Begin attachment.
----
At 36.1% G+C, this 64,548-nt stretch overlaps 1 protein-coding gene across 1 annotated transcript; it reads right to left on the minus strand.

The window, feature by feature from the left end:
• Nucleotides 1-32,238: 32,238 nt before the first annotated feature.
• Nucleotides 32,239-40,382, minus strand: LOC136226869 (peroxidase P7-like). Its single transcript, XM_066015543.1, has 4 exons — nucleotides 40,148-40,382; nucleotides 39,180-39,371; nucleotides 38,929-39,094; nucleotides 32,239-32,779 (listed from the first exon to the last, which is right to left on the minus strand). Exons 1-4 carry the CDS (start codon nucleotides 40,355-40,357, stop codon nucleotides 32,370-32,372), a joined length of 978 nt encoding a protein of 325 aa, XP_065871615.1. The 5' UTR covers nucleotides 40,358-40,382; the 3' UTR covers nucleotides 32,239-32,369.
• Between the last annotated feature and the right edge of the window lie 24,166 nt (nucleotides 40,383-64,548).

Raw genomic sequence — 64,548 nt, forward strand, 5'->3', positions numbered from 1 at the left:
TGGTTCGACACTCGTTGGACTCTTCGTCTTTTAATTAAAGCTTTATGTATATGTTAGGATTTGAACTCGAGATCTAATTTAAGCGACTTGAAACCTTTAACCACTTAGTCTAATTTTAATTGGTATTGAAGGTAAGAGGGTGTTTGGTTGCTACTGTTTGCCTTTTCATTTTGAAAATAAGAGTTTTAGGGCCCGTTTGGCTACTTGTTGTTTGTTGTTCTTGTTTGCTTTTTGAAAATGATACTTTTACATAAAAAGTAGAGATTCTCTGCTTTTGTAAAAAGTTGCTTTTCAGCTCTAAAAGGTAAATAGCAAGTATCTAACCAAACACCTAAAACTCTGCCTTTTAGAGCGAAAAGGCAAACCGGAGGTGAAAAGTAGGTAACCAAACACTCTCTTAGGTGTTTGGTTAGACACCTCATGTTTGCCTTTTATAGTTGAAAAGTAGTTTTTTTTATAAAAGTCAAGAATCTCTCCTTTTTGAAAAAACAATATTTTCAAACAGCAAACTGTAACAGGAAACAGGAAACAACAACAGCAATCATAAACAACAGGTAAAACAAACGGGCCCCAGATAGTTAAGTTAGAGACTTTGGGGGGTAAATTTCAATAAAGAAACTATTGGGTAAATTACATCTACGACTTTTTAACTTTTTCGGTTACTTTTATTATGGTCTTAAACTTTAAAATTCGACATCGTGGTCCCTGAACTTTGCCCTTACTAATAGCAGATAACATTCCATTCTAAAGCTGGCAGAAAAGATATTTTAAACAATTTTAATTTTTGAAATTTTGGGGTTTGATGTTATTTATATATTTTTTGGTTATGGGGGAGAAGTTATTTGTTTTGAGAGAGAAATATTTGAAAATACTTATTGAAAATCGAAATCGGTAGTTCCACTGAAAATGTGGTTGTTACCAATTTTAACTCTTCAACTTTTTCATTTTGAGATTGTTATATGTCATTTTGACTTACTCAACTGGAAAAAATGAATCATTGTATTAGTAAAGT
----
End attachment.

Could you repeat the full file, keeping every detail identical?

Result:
At 36.1% G+C, this 64,548-nt stretch overlaps 1 protein-coding gene across 1 annotated transcript; it reads right to left on the minus strand.

The window, feature by feature from the left end:
• Nucleotides 1-32,238: 32,238 nt before the first annotated feature.
• Nucleotides 32,239-40,382, minus strand: LOC136226869 (peroxidase P7-like). Its single transcript, XM_066015543.1, has 4 exons — nucleotides 40,148-40,382; nucleotides 39,180-39,371; nucleotides 38,929-39,094; nucleotides 32,239-32,779 (listed from the first exon to the last, which is right to left on the minus strand). Exons 1-4 carry the CDS (start codon nucleotides 40,355-40,357, stop codon nucleotides 32,370-32,372), a joined length of 978 nt encoding a protein of 325 aa, XP_065871615.1. The 5' UTR covers nucleotides 40,358-40,382; the 3' UTR covers nucleotides 32,239-32,369.
• Between the last annotated feature and the right edge of the window lie 24,166 nt (nucleotides 40,383-64,548).

Raw genomic sequence — 64,548 nt, forward strand, 5'->3', positions numbered from 1 at the left:
TGGTTCGACACTCGTTGGACTCTTCGTCTTTTAATTAAAGCTTTATGTATATGTTAGGATTTGAACTCGAGATCTAATTTAAGCGACTTGAAACCTTTAACCACTTAGTCTAATTTTAATTGGTATTGAAGGTAAGAGGGTGTTTGGTTGCTACTGTTTGCCTTTTCATTTTGAAAATAAGAGTTTTAGGGCCCGTTTGGCTACTTGTTGTTTGTTGTTCTTGTTTGCTTTTTGAAAATGATACTTTTACATAAAAAGTAGAGATTCTCTGCTTTTGTAAAAAGTTGCTTTTCAGCTCTAAAAGGTAAATAGCAAGTATCTAACCAAACACCTAAAACTCTGCCTTTTAGAGCGAAAAGGCAAACCGGAGGTGAAAAGTAGGTAACCAAACACTCTCTTAGGTGTTTGGTTAGACACCTCATGTTTGCCTTTTATAGTTGAAAAGTAGTTTTTTTTATAAAAGTCAAGAATCTCTCCTTTTTGAAAAAACAATATTTTCAAACAGCAAACTGTAACAGGAAACAGGAAACAACAACAGCAATCATAAACAACAGGTAAAACAAACGGGCCCCAGATAGTTAAGTTAGAGACTTTGGGGGGTAAATTTCAATAAAGAAACTATTGGGTAAATTACATCTACGACTTTTTAACTTTTTCGGTTACTTTTATTATGGTCTTAAACTTTAAAATTCGACATCGTGGTCCCTGAACTTTGCCCTTACTAATAGCAGATAACATTCCATTCTAAAGCTGGCAGAAAAGATATTTTAAACAATTTTAATTTTTGAAATTTTGGGGTTTGATGTTATTTATATATTTTTTGGTTATGGGGGAGAAGTTATTTGTTTTGAGAGAGAAATATTTGAAAATACTTATTGAAAATCGAAATCGGTAGTTCCACTGAAAATGTGGTTGTTACCAATTTTAACTCTTCAACTTTTTCATTTTGAGATTGTTATATGTCATTTTGACTTACTCAACTGGAAAAAATGAATCATTGTATTAGTAAAGT